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Old 07-15-2006, 01:50 AM   #1
zeug
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Default Potassium metabisulfite

I just started my first batch of wine today. I went down to the store and bought three gallons of the cheapest white grape juice I could find. I poured the grape juice into three gallon water jugs, rehydrated some Lalvin K1-V1116 yeast per the instructions and added it to the must. The fermentation is going very slowly right now, with not very many bubbles to be seen in my airlock. Could this be because of the potassium metabisulfite that was used to preserve the grape juice or the yeast starting out very slowly? I have heard that this shouldn't be the case as the sulfites eventually leave the grape juice after they have been used. It has been 15 hours since the fermentation has started.

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Old 07-15-2006, 02:07 AM   #2
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you need to post in the wine forum not the beer forum and yes pot. metasulf. kills yeast and bact.

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Old 07-15-2006, 02:09 AM   #3
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Could you at least lie and say that you're 18 or older? Jeez, there are tons of kids on here all of a sudden!

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Old 07-15-2006, 02:27 AM   #4
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Quote:
Originally Posted by lorenae
Could you at least lie and say that you're 18 or older? Jeez, there are tons of kids on here all of a sudden!
yeah they are showing up all of a sudden lets kill them and make beer out of their livers!!!
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Old 07-15-2006, 02:29 AM   #5
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I see nothing wrong with underage home brewing, as it is much safer legally. I don't have to worry about getting charged with a misdemeanor for buying underage nor getting an adult in trouble for providing alcohol to minors when they supply it to me. I also get to learn something about homebrewing in the process.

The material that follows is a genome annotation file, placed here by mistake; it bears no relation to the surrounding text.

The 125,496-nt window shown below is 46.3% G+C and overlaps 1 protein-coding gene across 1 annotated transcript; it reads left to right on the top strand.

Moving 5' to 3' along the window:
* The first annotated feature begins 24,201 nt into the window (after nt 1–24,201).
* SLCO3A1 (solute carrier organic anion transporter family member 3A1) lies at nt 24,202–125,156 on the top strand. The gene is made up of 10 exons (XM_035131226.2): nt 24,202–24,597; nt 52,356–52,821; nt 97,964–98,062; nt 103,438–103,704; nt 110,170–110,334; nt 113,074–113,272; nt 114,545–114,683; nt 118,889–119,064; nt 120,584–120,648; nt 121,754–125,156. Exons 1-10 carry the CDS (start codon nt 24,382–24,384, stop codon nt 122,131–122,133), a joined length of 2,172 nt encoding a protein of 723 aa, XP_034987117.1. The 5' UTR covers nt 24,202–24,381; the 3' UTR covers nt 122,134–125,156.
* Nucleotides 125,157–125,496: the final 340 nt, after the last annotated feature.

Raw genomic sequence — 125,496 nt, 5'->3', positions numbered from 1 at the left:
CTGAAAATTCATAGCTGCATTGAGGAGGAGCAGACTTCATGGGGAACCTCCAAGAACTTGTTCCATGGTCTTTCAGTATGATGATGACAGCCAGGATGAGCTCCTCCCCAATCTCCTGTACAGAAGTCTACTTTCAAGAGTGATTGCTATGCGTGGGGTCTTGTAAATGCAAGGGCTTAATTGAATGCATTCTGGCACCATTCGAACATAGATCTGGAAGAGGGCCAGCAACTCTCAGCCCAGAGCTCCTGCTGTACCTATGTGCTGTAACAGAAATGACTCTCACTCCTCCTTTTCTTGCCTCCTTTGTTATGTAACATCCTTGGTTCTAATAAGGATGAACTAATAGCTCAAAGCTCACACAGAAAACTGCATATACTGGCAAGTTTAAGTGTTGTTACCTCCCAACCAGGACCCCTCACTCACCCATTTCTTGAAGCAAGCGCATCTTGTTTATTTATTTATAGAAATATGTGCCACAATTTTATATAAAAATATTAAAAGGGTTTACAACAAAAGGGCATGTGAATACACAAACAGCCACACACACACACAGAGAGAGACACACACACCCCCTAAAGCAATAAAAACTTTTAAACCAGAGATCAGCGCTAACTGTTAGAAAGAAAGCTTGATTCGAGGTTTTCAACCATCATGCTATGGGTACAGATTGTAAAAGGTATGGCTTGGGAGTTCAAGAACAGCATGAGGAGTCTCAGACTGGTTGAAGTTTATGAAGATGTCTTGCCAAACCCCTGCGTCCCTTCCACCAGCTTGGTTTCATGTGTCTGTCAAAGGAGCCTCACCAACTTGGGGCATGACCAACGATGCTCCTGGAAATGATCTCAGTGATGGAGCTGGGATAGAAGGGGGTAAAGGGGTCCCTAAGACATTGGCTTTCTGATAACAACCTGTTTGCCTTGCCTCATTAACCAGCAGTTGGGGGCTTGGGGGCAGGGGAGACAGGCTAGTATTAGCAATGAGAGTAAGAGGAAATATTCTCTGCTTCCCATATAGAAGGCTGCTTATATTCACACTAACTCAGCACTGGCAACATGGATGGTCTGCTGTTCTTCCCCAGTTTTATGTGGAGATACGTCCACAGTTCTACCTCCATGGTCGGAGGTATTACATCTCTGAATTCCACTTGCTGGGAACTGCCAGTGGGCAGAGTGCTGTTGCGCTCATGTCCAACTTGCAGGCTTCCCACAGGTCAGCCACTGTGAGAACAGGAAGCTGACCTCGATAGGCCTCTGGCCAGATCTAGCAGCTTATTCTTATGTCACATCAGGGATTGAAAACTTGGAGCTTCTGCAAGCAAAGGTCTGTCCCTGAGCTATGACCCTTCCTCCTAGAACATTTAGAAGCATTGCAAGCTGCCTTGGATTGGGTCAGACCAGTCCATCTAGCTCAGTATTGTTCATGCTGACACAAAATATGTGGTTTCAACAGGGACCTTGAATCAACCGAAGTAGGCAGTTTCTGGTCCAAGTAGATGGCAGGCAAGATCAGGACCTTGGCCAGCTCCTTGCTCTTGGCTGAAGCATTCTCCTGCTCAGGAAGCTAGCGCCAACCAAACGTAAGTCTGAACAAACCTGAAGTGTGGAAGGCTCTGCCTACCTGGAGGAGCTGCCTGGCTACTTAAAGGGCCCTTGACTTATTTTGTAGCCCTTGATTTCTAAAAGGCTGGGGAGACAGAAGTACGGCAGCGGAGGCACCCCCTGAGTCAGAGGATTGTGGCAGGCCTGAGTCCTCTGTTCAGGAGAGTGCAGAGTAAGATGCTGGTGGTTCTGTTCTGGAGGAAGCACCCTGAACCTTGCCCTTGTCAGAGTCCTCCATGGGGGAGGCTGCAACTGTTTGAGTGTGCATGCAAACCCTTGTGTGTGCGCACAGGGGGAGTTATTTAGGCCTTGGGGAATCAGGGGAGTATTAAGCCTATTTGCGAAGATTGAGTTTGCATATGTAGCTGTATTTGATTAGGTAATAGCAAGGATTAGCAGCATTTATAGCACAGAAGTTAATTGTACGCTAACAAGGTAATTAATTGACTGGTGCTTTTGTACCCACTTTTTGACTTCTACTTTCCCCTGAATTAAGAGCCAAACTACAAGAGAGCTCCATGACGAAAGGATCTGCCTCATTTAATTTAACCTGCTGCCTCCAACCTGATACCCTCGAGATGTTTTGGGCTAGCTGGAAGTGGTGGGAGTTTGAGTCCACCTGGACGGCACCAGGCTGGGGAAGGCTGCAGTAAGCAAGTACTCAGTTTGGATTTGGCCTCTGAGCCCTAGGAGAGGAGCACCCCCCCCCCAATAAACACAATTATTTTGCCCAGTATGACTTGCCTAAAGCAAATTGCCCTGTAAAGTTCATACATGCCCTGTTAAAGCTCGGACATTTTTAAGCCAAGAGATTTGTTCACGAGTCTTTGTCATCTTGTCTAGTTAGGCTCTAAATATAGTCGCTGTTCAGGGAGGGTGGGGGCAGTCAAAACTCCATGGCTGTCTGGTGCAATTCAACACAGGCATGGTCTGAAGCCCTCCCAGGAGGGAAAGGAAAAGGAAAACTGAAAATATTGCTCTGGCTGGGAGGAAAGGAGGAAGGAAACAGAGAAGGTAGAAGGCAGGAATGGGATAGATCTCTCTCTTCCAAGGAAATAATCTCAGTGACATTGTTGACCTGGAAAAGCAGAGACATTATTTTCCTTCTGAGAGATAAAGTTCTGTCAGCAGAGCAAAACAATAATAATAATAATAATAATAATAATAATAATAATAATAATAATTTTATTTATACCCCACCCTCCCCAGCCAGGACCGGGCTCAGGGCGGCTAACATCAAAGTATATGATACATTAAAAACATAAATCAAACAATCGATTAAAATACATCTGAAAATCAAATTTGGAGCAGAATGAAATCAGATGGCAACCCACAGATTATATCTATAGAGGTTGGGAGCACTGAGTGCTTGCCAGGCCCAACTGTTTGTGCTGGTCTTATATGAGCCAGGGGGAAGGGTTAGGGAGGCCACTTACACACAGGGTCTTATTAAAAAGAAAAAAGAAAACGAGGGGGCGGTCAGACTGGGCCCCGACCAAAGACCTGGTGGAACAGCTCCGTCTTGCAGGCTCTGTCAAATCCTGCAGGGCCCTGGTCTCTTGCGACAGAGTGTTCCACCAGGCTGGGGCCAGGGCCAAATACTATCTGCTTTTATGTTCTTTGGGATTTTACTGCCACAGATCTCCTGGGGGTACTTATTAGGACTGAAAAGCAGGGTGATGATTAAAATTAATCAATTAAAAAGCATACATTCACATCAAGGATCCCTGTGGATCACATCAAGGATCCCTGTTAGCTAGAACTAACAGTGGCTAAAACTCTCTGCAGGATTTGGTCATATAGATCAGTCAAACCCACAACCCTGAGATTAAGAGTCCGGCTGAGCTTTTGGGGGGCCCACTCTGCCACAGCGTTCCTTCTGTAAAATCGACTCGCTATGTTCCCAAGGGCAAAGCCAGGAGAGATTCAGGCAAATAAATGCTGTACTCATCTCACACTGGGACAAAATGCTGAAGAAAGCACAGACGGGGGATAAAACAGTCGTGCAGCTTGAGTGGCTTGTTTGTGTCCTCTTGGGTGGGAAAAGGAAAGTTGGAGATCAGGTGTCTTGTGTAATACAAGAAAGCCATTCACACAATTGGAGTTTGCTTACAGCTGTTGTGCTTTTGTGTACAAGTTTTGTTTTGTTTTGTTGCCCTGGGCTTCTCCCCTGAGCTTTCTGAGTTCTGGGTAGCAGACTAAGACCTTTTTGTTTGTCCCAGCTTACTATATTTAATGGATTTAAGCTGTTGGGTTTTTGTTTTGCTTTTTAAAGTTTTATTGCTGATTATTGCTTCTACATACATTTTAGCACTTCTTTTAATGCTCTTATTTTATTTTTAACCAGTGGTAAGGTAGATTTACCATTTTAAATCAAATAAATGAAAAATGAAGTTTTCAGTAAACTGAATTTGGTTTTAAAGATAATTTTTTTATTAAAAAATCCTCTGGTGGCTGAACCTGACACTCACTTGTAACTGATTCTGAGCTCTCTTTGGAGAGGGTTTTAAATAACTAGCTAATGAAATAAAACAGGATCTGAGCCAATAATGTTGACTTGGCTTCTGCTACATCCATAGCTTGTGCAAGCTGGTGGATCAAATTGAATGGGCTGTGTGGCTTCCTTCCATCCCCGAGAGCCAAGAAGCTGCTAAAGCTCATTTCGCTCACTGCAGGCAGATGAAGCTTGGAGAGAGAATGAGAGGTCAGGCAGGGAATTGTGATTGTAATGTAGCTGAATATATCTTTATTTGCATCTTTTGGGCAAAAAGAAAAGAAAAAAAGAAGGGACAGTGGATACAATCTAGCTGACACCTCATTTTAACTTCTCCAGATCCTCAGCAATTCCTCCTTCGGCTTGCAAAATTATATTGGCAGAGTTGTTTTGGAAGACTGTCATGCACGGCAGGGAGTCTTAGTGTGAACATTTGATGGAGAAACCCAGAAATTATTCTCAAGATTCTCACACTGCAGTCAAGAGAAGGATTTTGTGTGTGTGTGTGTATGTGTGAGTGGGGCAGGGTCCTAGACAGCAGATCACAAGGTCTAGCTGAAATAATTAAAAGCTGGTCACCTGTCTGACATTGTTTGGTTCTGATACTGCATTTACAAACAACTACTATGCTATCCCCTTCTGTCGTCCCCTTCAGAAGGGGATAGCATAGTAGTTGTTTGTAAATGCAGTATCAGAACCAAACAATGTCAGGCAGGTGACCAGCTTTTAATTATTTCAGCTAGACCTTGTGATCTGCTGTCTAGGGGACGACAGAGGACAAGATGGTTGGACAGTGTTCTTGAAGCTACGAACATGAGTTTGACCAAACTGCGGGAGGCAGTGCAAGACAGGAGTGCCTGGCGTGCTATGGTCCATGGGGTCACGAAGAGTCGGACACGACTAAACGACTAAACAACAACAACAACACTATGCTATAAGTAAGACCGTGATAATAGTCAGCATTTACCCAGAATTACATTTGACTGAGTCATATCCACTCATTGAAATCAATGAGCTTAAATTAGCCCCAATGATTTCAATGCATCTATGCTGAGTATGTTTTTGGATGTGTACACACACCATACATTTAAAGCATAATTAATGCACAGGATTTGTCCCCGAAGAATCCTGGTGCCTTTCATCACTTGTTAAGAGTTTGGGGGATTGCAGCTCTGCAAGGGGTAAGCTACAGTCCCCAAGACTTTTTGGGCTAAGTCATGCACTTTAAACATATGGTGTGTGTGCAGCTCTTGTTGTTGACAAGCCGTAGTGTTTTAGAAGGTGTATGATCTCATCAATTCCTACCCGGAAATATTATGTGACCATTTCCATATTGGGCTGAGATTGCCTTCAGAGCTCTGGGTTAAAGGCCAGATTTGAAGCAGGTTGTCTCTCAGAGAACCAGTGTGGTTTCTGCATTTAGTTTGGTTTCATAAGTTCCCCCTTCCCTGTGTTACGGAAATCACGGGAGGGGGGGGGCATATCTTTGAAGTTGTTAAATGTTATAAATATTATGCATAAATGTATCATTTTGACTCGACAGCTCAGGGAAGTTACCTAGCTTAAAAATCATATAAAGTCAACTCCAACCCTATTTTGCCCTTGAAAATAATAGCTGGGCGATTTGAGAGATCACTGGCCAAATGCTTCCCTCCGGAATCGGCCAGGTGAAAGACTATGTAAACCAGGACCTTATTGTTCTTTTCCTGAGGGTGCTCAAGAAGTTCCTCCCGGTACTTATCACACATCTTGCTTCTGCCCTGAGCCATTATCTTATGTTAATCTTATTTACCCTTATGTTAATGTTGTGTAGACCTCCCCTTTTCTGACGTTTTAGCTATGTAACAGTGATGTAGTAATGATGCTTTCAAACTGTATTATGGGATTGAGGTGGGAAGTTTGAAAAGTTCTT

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Old 07-15-2006, 02:47 AM   #6
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you'd be much better off learning something that will get you employed. They're will be plenty of time for this hobby when you're old enoough

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Old 07-17-2006, 12:44 AM   #7
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It appears as if the sulfites in the grape juice have no effect on the fermentation and that they have dissipated. The must is now fermenting like crazy with the airlock bubbling constantly. The potential alcohol content is 8% according to my hydrometer and I don't want to add any extra sugar to it. Is 8% high enough not to spoil easily?

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Old 07-17-2006, 01:12 AM   #8
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Most wines are in the 12- 13% range and they can be stored indefinitely. With an ABV of 8%, there is a real danger of spoiling if you try to "age" it. Look in the wine forum for my simple recipe for grape juice wine. You'll see that sugar is added. That is NOT to sweeten the wine, it is to boost up the ABV. I ferment my wines to dryness (no residual sugar) because I don't like sweet wines. The sugar is for the yeast, which then turns sugar into alcohol and co2. That is really a simple explaination for a much more complex chemical process, but that's the jist of it.